Informational interview

An Informational Interview (also known as an informational meeting, coffee chat, or more generically, networking) is a conversation in which a person seeks insights on a career path, an industry, a company and/or general career advice from someone with experience and knowledge in the areas of interest. Informational interviews are often casual and candid conversations where both parties are focused simply on acquiring and sharing knowledge. They can also be formal if the knowledge seeker is a job seeker and the knowledge provider is a potential employer whose goal is not only to provide information to the job seeker, but also to learn about the job seeker and judge their professional potential and corporate fit. [1]

Knowledge seekers use informational interviews to gather information on an industry and on specific companies where they might want to work, explore career paths, uncover job opportunities, and expand their professional network. Knowledge providers use informational interviews to share their knowledge and lend a helping hand, expand their professional network and meet potential employees and business partners.

Informational interviews differ from job interviews because the conversation is not about hiring and not about a specific job. The knowledge seeker asks general questions about an industry, company or career path, and the knowledge provider has an opportunity to learn about the knowledge seeker's character and qualifications outside of a formal job interview process. Thus, informational interviews help overcome a problem in recruiting/job-seeking processes, where each side may be hesitant to talk to the other because they are uncertain about whether they might be wasting their time with an unqualified candidate or unsuitable workplace. Informational interviews provide an "non-threatening forum" for discussion as the two sides learn about each other.[2]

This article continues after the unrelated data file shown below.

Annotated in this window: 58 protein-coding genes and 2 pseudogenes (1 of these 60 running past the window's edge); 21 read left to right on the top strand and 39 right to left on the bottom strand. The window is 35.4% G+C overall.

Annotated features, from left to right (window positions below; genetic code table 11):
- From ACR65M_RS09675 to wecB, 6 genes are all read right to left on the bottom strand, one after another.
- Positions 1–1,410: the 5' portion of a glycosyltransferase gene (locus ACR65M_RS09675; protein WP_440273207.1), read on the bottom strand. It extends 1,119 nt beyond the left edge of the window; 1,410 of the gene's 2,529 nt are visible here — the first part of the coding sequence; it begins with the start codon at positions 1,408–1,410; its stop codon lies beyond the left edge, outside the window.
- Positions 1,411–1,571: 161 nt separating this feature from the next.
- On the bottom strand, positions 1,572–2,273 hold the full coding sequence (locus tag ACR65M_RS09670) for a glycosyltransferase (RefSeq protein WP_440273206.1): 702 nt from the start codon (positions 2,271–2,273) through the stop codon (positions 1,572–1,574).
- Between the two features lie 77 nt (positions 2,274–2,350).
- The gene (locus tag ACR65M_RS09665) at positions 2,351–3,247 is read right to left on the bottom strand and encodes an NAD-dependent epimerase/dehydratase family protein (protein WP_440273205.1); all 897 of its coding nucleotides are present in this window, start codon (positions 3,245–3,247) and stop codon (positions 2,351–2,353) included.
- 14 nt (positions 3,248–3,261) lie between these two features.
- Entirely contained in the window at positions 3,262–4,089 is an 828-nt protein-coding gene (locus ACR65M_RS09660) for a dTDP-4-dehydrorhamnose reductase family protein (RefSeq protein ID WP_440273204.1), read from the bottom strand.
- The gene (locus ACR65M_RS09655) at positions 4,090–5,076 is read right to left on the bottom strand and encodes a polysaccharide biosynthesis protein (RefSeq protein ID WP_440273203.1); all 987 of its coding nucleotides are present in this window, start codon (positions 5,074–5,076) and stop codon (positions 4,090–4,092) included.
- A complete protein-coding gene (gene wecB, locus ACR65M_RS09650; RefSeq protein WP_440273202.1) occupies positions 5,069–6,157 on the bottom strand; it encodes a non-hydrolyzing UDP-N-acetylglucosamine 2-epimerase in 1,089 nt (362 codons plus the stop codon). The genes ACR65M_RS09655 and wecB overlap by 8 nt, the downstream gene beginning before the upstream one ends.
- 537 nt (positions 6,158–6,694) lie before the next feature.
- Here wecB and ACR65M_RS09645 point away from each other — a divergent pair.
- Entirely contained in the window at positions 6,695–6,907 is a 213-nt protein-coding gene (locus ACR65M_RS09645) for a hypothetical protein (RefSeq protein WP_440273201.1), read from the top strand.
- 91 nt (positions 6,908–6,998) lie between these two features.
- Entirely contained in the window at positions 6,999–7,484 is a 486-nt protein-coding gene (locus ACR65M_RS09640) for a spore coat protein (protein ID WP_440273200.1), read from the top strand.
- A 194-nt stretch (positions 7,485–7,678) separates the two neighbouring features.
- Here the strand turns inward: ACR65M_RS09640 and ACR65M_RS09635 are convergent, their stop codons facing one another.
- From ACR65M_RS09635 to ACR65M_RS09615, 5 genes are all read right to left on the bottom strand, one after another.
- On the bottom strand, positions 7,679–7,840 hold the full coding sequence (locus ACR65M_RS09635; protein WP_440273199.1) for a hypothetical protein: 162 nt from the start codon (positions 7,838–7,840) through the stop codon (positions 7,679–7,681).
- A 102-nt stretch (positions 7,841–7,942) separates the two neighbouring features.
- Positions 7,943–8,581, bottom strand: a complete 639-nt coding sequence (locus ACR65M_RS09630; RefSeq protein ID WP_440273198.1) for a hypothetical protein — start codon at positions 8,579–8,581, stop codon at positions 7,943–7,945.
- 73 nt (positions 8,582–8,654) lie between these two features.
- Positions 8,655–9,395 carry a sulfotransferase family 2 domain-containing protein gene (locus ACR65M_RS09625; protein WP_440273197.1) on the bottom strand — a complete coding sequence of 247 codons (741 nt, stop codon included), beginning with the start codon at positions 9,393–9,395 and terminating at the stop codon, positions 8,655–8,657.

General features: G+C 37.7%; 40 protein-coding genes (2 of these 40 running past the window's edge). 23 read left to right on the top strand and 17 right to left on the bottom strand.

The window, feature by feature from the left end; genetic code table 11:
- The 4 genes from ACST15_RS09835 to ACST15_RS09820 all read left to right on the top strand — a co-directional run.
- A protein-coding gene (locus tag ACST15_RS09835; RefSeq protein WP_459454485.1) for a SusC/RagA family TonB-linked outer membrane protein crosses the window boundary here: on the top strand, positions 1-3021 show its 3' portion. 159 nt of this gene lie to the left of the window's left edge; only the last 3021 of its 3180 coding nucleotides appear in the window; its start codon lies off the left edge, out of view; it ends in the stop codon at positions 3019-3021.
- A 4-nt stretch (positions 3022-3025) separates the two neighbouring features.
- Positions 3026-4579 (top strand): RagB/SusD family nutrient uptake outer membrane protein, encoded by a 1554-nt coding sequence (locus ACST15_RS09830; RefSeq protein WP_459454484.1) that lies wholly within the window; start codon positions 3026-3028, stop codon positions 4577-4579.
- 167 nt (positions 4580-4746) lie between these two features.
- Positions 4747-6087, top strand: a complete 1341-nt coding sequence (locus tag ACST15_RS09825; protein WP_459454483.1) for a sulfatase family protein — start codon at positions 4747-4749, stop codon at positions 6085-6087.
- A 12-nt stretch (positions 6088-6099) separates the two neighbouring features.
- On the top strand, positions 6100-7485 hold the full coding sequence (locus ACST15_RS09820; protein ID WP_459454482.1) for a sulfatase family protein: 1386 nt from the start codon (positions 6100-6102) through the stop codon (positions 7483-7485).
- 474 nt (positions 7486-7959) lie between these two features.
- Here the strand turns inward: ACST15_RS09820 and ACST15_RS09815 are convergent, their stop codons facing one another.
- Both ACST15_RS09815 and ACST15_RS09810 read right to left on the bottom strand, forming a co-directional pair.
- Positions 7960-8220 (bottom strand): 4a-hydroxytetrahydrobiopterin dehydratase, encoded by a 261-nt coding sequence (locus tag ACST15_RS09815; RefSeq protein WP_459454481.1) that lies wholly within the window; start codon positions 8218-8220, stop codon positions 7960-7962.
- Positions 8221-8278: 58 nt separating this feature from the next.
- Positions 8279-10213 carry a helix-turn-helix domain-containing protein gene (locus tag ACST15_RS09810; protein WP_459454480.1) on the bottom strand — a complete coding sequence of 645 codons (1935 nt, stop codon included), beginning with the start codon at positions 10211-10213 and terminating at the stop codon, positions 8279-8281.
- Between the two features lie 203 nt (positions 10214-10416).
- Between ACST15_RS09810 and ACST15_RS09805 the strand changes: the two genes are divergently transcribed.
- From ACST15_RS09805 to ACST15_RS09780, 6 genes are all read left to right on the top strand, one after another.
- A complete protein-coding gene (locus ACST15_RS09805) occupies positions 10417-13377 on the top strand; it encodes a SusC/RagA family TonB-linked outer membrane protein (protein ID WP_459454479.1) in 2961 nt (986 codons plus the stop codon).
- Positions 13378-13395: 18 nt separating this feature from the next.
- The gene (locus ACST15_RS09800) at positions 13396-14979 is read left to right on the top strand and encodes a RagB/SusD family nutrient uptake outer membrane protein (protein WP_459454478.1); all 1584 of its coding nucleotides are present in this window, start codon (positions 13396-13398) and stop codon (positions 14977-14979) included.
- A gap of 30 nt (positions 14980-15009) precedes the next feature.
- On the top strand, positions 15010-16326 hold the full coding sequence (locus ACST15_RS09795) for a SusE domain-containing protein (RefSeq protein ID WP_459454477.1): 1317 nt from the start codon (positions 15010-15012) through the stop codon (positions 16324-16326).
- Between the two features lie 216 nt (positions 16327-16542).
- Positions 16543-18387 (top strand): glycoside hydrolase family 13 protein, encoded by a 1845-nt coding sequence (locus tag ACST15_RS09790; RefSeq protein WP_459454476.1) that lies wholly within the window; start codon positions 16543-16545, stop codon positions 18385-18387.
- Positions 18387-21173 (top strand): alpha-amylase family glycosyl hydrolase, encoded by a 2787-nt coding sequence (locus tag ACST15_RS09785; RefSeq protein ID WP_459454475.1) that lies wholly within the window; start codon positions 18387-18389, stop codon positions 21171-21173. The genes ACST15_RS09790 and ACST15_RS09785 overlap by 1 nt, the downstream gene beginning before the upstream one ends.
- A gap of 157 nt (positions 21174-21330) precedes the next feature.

The term was coined by Richard Nelson Bolles, author of the best-selling career handbook What Color Is Your Parachute?.[3]

Sources of informational interviewsEdit

Sources of informational interviews include a knowledge seeker's friends and family, school alumni, fellow members of a community, social, non-profit or religious organization, former co-workers, partners and clients, professional acquaintances, even total strangers, including industry leaders. Career advisors, coaches, teachers and recruiters can help connect knowledge seekers to other sources. Professional and social networking platforms are often used by knowledge seekers to identify and reach out to knowledge providers. These sites include LinkedIn and KIP101, a new platform launched in 2020 that focuses on connecting people for informational interviews.

Etiquette for Informational InterviewsEdit

When the job seeker initiates the interview, the professional being interviewed is doing a favor by providing information.[4] It is important to be mindful of guidelines of informational interview etiquette, in addition to etiquette for traditional interviews. As for any interview, the potential candidate should learn in advance about the industry, the company and the individual. The time allowed is often short (15-20 minutes).[5][6]

ReferencesEdit

  1. ^ Grace Chao. "How To Explore Careers And Find A Job By Talking To People". Retrieved October 18, 2020.
  2. ^ Dawn Rosenberg McKay. "The Informational Interview: Getting the Inside Scoop on an Occupation". About.com. Retrieved January 20, 2014.
  3. ^ Richard Nelson Bolles (2013). What Color Is Your Parachute?: A Practical Manual for Job-Hunters and Career-Changers. New York: Crown Publishing. ISBN 9781607743644.
  4. ^ Marci Alboher (January 29, 2008). "Mastering the Informational Interview". The New York Times. Retrieved January 6, 2014.
  5. ^ Alison Doyle. "Informational Interviews: What is an Informational Interview and How it Can Help Your Career". About.com. Retrieved January 6, 2014.
  6. ^ "Informational Interviewing Tutorial: A Key Networking Tool for Students, Job-Seekers, and Career-Changers". QuintCareers.com. Retrieved January 6, 2014.

External linksEdit